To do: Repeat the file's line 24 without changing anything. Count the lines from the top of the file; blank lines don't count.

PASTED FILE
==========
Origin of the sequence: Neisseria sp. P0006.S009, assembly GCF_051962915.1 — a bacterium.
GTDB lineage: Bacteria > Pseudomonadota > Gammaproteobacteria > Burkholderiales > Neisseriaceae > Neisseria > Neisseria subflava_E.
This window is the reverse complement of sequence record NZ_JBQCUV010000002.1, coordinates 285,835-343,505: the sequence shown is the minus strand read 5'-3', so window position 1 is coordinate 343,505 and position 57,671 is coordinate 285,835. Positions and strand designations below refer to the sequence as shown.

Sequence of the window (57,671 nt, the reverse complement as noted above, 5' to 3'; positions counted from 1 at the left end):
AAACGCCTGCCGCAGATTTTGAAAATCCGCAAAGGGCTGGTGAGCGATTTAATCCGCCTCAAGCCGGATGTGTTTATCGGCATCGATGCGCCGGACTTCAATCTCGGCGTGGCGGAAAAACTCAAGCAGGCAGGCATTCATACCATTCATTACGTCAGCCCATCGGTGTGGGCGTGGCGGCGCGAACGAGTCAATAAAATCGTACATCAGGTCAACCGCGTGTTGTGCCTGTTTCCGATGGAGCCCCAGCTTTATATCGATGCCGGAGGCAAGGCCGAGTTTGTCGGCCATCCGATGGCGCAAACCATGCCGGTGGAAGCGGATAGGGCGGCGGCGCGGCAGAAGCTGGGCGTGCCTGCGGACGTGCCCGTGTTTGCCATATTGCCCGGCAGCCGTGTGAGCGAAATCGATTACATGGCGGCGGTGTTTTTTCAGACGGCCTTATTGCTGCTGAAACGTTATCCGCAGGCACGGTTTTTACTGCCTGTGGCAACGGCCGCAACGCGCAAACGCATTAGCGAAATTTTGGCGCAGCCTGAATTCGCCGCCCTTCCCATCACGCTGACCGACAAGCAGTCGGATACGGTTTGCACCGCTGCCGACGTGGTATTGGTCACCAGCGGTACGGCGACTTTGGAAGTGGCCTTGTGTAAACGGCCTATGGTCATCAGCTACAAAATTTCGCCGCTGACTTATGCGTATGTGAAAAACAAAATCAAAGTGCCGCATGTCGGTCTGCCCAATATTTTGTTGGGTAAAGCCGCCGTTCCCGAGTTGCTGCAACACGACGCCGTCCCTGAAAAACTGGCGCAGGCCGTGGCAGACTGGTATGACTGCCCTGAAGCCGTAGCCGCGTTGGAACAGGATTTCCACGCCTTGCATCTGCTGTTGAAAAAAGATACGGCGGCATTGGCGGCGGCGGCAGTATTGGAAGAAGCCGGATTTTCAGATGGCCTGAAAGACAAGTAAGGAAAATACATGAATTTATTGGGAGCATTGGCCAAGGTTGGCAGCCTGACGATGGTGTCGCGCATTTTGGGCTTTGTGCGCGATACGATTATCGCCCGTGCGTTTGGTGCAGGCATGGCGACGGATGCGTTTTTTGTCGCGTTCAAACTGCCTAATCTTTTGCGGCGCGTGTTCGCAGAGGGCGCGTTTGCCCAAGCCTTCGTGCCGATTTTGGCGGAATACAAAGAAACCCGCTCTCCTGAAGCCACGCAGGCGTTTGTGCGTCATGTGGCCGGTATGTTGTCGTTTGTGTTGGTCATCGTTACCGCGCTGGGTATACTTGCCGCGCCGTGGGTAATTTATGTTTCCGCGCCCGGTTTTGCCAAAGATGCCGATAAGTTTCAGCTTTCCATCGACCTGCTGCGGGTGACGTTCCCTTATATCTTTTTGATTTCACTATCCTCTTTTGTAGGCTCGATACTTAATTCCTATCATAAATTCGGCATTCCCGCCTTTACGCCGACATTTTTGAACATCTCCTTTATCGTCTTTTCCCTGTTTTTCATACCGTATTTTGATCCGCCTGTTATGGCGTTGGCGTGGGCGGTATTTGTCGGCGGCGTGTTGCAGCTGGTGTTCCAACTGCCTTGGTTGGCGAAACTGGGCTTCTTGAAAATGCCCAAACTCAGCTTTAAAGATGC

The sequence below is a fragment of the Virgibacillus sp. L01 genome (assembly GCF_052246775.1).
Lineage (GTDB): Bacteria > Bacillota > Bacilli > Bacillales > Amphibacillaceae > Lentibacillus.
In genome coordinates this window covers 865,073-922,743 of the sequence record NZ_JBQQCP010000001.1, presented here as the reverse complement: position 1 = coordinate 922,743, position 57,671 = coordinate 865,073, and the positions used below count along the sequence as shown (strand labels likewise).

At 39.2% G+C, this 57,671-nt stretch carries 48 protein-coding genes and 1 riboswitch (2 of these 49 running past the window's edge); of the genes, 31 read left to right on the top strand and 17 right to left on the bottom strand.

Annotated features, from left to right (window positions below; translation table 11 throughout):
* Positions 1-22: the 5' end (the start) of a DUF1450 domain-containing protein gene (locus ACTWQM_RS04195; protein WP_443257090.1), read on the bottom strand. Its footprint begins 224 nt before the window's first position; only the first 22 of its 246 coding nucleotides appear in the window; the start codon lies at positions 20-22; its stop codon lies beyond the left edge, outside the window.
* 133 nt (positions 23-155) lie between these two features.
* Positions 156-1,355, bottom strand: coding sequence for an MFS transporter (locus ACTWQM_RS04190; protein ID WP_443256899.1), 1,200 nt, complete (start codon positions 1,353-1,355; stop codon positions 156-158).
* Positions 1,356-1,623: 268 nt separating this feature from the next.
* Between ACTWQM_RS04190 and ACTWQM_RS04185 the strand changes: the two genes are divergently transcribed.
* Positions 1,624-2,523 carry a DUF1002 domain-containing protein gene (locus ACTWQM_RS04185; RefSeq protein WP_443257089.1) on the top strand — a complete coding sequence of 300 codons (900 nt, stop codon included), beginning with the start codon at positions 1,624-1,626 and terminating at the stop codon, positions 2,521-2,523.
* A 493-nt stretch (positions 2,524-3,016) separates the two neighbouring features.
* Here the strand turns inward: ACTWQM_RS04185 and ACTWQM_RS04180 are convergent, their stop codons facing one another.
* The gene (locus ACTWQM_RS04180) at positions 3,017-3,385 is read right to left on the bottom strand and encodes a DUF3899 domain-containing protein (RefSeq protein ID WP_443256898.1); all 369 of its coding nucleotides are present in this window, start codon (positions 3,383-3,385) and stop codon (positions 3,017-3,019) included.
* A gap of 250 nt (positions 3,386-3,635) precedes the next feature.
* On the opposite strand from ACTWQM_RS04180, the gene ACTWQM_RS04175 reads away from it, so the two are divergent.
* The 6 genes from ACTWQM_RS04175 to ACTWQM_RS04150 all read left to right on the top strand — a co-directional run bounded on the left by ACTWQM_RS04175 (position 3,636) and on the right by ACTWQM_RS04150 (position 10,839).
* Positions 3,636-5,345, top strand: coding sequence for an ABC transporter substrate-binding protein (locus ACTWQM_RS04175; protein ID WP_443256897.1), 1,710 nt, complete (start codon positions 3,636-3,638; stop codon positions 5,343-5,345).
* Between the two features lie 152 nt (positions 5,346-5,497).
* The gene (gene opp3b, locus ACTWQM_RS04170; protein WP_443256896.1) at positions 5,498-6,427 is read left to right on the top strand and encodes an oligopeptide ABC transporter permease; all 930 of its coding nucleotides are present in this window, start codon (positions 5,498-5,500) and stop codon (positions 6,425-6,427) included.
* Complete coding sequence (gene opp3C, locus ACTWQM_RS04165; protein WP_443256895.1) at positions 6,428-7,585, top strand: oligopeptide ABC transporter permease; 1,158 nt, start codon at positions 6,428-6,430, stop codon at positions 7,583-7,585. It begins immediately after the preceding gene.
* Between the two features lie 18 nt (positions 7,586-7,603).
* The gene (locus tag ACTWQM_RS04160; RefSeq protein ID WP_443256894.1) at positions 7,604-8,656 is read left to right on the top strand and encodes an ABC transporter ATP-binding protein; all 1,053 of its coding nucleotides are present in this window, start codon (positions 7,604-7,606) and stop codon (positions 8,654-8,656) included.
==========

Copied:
* Between the two features lie 152 nt (positions 5,346-5,497).